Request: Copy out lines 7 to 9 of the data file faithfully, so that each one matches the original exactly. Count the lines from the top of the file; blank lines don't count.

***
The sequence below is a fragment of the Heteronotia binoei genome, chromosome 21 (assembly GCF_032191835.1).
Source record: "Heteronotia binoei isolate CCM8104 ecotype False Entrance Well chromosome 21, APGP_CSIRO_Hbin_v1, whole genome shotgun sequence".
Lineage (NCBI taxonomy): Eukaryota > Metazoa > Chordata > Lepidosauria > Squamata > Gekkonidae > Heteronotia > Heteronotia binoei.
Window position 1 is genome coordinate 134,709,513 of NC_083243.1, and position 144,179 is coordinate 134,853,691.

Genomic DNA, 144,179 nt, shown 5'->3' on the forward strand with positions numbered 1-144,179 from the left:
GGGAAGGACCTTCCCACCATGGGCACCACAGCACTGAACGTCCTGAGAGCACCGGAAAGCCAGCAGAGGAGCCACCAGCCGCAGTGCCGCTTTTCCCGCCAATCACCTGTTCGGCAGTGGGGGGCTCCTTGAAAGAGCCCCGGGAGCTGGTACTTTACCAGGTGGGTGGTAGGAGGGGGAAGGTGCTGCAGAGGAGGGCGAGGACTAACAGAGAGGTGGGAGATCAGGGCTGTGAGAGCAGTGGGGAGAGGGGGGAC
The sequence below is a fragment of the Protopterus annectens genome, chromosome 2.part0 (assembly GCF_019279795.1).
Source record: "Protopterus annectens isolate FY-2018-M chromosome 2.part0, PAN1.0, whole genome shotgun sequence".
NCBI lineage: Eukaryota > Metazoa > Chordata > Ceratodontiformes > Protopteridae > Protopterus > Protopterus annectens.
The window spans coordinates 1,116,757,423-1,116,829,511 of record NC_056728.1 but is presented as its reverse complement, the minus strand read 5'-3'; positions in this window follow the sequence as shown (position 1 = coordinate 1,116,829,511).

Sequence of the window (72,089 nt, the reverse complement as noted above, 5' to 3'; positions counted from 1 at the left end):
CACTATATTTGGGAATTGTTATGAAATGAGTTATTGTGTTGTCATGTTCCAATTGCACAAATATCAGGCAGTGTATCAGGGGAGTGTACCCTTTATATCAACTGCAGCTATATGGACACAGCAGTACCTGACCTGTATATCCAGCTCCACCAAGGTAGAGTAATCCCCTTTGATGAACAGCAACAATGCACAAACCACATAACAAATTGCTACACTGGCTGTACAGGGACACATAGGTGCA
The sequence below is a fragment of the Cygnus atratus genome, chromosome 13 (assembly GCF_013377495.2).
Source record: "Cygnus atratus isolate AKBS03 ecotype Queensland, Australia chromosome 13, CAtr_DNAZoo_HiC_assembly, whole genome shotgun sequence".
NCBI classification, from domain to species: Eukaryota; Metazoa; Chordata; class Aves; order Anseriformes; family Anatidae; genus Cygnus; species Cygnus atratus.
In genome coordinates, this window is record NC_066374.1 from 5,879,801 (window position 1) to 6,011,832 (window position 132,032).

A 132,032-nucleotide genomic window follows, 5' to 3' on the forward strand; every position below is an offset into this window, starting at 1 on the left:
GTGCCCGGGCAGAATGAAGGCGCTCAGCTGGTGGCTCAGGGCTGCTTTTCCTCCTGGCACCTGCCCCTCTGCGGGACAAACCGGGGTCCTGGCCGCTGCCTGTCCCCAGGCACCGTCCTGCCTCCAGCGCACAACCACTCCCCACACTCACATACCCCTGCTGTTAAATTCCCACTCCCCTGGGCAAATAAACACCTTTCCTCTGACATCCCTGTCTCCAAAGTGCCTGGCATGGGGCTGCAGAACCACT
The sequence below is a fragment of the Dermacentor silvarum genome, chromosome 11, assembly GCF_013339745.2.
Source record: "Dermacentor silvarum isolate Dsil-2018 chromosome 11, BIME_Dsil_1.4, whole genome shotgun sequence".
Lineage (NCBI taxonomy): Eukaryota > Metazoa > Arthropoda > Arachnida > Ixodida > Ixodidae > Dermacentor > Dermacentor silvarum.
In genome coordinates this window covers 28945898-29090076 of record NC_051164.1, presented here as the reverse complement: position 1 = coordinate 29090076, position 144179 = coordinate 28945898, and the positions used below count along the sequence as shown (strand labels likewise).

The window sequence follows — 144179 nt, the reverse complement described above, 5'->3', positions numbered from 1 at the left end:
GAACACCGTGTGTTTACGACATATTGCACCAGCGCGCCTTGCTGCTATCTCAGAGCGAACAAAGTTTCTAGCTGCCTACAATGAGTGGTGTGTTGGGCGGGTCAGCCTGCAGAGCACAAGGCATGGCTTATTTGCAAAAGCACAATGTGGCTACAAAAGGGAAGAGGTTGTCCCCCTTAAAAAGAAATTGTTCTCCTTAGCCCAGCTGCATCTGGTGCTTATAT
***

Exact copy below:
The sequence below is a fragment of the Protopterus annectens genome, chromosome 2.part0 (assembly GCF_019279795.1).
Source record: "Protopterus annectens isolate FY-2018-M chromosome 2.part0, PAN1.0, whole genome shotgun sequence".
NCBI lineage: Eukaryota > Metazoa > Chordata > Ceratodontiformes > Protopteridae > Protopterus > Protopterus annectens.